Unveiled at the Paris Air Show in June, the A321XLR continues to rack up orders almost six months later. This time the stage for new orders was the Dubai Airshow where Airbus announced 50 more firm orders for the A320 family long range model.
New jet customers include Saudi low-cost flynas, which has commissioned 10 A321XLR, the GECAS leasing group, which has ordered 20 more jets (plus 12 A330neo) and Air Arabia, another Middle East low-cost aircraft. struck a deal for 120 A320neo family aircraft including 20 A321XLR.
In the case of flynas, it is a confirmation of a memorandum announced in Paris, but Airbus still continues to accumulate more firm orders than Boeing that in Dubai got new orders, but also some letters of intent.
Putting an end to the NMA project?
With its 4700 nm range and the capacity to carry up to 240 passengers, the A321XLR has become a stoned-shoe in widebodies. Because it can fly to many transoceanic destinations and has a very low operating cost, the Airbus jet has been an attractive alternative for airlines that previously used models such as the Boeing 767 or first generation A330, to name two examples.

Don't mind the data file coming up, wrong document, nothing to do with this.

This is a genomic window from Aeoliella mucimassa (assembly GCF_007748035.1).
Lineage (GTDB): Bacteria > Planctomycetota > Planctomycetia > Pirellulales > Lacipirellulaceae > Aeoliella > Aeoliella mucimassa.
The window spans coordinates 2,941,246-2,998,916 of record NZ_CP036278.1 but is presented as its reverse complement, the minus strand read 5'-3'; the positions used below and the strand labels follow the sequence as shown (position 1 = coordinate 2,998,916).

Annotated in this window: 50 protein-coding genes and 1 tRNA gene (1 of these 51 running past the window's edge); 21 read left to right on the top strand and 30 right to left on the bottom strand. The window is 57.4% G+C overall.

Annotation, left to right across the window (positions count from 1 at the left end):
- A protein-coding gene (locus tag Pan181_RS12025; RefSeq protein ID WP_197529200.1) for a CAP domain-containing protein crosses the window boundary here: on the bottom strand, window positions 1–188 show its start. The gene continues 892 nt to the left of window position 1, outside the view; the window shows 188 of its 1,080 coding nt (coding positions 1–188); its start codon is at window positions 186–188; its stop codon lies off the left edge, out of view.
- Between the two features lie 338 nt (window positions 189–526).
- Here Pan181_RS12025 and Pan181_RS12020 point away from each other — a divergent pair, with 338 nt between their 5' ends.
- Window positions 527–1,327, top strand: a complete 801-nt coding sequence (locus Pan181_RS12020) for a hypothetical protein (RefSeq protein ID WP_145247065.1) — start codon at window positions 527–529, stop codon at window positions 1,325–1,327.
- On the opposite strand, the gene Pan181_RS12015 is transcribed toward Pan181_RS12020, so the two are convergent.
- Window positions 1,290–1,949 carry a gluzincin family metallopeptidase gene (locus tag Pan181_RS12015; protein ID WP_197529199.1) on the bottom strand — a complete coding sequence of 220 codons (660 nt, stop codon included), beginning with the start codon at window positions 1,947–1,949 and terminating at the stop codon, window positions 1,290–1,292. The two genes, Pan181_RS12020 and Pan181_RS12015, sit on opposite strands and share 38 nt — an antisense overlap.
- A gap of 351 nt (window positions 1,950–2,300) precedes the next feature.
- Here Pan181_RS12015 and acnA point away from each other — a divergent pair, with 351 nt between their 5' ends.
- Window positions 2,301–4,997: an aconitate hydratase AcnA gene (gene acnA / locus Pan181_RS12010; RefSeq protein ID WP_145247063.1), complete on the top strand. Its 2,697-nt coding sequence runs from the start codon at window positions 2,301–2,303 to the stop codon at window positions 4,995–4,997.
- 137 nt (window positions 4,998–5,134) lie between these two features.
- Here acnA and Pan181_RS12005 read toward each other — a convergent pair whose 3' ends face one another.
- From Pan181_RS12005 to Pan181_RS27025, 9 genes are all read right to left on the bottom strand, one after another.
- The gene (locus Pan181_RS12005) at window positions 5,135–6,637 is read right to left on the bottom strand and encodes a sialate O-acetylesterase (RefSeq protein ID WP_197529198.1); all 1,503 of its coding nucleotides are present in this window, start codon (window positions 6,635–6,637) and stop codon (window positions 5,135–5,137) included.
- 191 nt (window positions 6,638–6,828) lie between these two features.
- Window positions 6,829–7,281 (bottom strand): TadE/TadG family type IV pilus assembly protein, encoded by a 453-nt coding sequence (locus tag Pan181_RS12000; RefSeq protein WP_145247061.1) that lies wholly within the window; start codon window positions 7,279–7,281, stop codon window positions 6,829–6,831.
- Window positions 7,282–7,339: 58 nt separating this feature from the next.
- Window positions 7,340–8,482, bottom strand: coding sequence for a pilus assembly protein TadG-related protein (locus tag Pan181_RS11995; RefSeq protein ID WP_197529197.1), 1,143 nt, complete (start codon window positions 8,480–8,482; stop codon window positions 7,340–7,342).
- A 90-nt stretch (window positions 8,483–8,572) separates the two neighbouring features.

Good acceptance of the A321XLR may even be influencing Boeing to shift its focus on its new commercial jet family. After spending years studying the New Mid-Market Airplane (NMA) project, a small widebody that would be positioned between the 737 and 787, the US manufacturer would now be considering another aircraft, the Future Small Airplane (FSA).
According to information shared by potential Boeing customers, the FSA would be a single-aisle jet with a capacity of 180 to 210 seats, just above the 737 MAX.
Its advantage would be the design from scratch, incorporating advances that the old 737 architecture today does not support, including a higher ground height that would allow the use of advanced turbofans and also a fuselage cross section closer to Airbus rival, the which would also bring benefits for the transportation of cargo.
With the FSA, Boeing could replace the 757 nearing the end of its commercial career and also offer a long range narrowbody jet to take on the A321XLR. In the long run, the new aircraft would also retire the 737, whose current generation is expected to close in 2030.
The problem with this equation is that because it is a brand new aircraft, it will take some time to enter service, somewhere between about 2025 and 2030. Until then, Airbus should continue on its own with its successful A321XLR.